The Basics of Green Pest Control
Green pest control does not mean ineffective pest control; rather, it is all about integrated pest management, or IPM. A pest control company that embraces IPM believes prevention, client awareness and education, and building inspections are all as important as controlling pests.
What Green Pest Control Is
Integrated pest management begins with learning how and why a pest entered a home or building. Professionals in this field are knowledgeable about the life cycle of pests and their preferred nesting locations. Thus, they are able to use innovative pest prevention techniques that are the least hazardous to plant life, property, pets and people.
IPM uses common sense practices in coordination with environmentally sensitive chemicals. For example, instead of using harmful chemicals to prevent the return of a pest, pest control specialists may install preventative materials such as new window and door screens, fresh caulking, new door sweeps, and so on. The professionals may also set up traps to learn about additional areas a pest may live or install solar powered repellants as an alternative to using harmful chemicals.
The Benefits of Green Pest Control
Pest control products that are green are made of organic and natural ingredients. Additionally, these products are engineered to be biodegradable and equally as effective as their non-green counterparts.
Green pest management practices help promote the health and structure of plants, as they provide a biologically based alternative to chemical sprays. The control tactics used in IPM are benign and therefore reduce the environmental risk often associated with traditional pest management, such as ground water contamination. IPM also helps reduce the risk of an infestation and is a cost effective solution.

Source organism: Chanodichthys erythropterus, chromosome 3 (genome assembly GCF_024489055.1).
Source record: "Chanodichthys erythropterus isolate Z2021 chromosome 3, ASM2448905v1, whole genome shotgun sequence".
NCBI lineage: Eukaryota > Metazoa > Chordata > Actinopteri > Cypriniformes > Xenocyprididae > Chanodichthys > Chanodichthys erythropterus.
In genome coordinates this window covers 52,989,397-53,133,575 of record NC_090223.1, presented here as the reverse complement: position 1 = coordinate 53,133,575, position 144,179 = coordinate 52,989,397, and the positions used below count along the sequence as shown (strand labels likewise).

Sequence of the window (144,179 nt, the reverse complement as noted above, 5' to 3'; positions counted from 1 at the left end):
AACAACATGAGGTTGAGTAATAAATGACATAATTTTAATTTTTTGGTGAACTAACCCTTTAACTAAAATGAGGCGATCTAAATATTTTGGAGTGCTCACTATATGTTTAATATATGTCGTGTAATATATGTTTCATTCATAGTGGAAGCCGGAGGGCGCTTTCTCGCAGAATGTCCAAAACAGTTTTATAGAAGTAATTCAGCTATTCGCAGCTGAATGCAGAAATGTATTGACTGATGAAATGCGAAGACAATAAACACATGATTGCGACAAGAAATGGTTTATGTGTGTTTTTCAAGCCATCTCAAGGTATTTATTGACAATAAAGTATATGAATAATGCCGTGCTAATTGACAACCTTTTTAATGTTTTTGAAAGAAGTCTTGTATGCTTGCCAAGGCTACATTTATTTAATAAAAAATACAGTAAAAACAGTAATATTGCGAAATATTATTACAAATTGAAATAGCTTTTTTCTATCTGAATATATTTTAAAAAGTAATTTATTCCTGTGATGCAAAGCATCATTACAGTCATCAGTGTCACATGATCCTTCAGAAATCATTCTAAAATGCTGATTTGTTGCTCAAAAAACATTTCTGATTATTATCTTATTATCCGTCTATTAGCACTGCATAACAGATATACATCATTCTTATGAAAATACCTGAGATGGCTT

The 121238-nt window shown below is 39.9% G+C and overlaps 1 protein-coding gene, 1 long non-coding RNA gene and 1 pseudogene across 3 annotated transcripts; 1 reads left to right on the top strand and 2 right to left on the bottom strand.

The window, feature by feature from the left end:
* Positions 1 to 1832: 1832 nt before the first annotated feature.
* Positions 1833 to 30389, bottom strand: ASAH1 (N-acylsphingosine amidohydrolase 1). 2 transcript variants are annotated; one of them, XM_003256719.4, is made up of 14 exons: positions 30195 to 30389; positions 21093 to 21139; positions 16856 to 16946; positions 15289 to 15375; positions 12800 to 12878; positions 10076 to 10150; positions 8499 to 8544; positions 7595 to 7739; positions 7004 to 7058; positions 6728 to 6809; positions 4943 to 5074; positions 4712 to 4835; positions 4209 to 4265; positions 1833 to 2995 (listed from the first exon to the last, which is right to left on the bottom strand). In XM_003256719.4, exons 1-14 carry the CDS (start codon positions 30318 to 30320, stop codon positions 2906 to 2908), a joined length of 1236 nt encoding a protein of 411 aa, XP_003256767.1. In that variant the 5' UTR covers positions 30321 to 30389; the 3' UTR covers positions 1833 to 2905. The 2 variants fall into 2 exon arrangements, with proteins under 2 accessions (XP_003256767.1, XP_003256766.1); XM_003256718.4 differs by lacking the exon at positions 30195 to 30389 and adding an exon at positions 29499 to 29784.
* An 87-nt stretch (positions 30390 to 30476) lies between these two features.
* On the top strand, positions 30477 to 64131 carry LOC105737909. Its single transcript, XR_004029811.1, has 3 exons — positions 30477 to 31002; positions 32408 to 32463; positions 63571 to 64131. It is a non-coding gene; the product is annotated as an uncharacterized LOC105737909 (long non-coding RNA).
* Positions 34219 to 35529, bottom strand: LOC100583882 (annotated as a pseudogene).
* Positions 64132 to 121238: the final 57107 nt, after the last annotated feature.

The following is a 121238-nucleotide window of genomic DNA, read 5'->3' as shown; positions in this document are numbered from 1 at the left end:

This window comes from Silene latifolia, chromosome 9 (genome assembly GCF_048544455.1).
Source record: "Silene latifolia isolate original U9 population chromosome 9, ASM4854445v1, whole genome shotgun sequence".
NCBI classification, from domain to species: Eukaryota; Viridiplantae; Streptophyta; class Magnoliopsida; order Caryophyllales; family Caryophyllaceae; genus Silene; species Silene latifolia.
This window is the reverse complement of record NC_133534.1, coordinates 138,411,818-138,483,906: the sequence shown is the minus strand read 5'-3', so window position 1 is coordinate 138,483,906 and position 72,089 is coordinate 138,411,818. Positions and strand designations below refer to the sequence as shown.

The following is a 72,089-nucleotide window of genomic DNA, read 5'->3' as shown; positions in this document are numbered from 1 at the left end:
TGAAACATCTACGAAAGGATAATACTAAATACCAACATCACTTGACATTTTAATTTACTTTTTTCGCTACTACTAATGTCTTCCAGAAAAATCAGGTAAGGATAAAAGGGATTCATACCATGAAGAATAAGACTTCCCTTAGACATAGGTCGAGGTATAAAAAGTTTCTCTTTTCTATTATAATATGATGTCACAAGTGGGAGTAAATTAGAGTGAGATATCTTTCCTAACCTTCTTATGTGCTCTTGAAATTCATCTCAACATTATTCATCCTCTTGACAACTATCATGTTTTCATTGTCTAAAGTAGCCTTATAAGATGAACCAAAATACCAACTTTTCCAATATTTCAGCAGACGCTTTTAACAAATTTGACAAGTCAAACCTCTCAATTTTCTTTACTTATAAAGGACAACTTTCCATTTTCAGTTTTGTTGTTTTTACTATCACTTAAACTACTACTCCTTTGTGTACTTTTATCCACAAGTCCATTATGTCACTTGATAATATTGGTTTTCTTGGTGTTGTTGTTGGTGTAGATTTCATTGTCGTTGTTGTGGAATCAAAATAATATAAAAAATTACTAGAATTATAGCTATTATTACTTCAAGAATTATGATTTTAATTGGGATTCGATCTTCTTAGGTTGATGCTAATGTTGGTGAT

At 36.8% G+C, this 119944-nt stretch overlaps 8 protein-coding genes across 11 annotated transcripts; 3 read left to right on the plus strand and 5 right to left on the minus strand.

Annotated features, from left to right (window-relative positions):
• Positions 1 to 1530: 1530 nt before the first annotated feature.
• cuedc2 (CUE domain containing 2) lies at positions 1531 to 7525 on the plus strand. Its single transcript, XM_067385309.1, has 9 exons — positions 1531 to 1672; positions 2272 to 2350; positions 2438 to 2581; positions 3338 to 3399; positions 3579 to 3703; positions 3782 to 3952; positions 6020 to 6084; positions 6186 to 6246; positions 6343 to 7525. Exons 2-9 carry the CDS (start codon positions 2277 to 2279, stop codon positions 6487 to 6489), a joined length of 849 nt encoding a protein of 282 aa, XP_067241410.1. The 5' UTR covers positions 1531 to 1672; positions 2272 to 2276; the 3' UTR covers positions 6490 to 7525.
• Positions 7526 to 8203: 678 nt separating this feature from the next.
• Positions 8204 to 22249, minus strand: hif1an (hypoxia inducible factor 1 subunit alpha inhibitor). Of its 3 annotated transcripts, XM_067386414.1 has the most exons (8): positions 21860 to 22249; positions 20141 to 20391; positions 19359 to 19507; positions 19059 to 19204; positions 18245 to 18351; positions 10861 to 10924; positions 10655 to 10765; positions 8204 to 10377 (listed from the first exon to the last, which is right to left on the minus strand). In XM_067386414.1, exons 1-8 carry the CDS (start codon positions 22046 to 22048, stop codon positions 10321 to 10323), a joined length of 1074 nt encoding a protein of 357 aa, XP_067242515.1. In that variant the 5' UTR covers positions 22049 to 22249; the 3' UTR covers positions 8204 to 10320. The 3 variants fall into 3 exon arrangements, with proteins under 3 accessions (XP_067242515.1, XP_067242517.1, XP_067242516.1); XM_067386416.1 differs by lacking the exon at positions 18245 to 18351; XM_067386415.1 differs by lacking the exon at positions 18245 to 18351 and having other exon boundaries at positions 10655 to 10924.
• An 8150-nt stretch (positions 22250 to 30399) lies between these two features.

How It Works
Rather than spray a multi-purpose pesticide all over an infested property, IPM experts use a process that sets an Inhaled Pesticide Fumes action threshold, monitors the pests in order to identify them, prevents their return and uses control methods.
When an action threshold is set, the professional learns how large an infestation is, how much of a danger the pests pose, and determines the type of immediate action needed.
When an IPM professional monitors pests, he is making sure he is identifying the pest correctly. Proper identification of a pest helps ensure the right types of pesticides are used, but pesticides are avoided if they are not needed.
Prevention of pest invasions is one of the key components to green pest control. IPM includes identifying and correcting problems that make a home or building welcoming to pests. Prevention is cost effective and does not risk the health of individuals or the earth.
If pest prevention methods are ineffective by themselves, control methods are required. When professionals implement a control method, they first evaluate it for risk and effectiveness. Methods that pose the least risk, such as traps or the use of pheromones to disrupt mating, are used first. If the thresholds in place indicate these methods are not effective, the control process then moves to the use of pesticides in targeted areas.